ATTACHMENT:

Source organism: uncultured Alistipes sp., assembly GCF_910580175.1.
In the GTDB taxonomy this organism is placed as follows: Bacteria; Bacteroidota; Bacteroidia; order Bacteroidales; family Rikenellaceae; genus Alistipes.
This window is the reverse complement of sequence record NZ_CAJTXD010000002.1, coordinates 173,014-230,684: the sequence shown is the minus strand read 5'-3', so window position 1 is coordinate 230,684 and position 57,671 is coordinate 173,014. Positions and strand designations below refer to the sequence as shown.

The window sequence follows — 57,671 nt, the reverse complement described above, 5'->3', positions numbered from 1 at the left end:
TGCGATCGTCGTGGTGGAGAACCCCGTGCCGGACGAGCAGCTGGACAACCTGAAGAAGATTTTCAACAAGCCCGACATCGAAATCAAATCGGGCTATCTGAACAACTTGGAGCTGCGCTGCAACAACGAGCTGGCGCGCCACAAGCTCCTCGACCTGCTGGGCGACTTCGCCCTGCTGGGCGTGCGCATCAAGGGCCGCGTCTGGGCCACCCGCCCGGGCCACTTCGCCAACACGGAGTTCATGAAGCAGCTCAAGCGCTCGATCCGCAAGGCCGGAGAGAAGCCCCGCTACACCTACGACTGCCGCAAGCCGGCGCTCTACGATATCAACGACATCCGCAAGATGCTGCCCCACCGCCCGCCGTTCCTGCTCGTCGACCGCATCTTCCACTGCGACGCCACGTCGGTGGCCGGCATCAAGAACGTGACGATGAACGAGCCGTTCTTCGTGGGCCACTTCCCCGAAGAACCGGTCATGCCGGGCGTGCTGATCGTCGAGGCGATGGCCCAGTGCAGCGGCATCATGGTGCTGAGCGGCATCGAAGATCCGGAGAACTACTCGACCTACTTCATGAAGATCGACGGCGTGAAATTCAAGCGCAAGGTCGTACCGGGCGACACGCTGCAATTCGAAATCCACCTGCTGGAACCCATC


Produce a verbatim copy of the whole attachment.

Source organism: uncultured Alistipes sp., assembly GCF_910580175.1.
In the GTDB taxonomy this organism is placed as follows: Bacteria; Bacteroidota; Bacteroidia; order Bacteroidales; family Rikenellaceae; genus Alistipes.
This window is the reverse complement of sequence record NZ_CAJTXD010000002.1, coordinates 173,014-230,684: the sequence shown is the minus strand read 5'-3', so window position 1 is coordinate 230,684 and position 57,671 is coordinate 173,014. Positions and strand designations below refer to the sequence as shown.

The window sequence follows — 57,671 nt, the reverse complement described above, 5'->3', positions numbered from 1 at the left end:
TGCGATCGTCGTGGTGGAGAACCCCGTGCCGGACGAGCAGCTGGACAACCTGAAGAAGATTTTCAACAAGCCCGACATCGAAATCAAATCGGGCTATCTGAACAACTTGGAGCTGCGCTGCAACAACGAGCTGGCGCGCCACAAGCTCCTCGACCTGCTGGGCGACTTCGCCCTGCTGGGCGTGCGCATCAAGGGCCGCGTCTGGGCCACCCGCCCGGGCCACTTCGCCAACACGGAGTTCATGAAGCAGCTCAAGCGCTCGATCCGCAAGGCCGGAGAGAAGCCCCGCTACACCTACGACTGCCGCAAGCCGGCGCTCTACGATATCAACGACATCCGCAAGATGCTGCCCCACCGCCCGCCGTTCCTGCTCGTCGACCGCATCTTCCACTGCGACGCCACGTCGGTGGCCGGCATCAAGAACGTGACGATGAACGAGCCGTTCTTCGTGGGCCACTTCCCCGAAGAACCGGTCATGCCGGGCGTGCTGATCGTCGAGGCGATGGCCCAGTGCAGCGGCATCATGGTGCTGAGCGGCATCGAAGATCCGGAGAACTACTCGACCTACTTCATGAAGATCGACGGCGTGAAATTCAAGCGCAAGGTCGTACCGGGCGACACGCTGCAATTCGAAATCCACCTGCTGGAACCCATC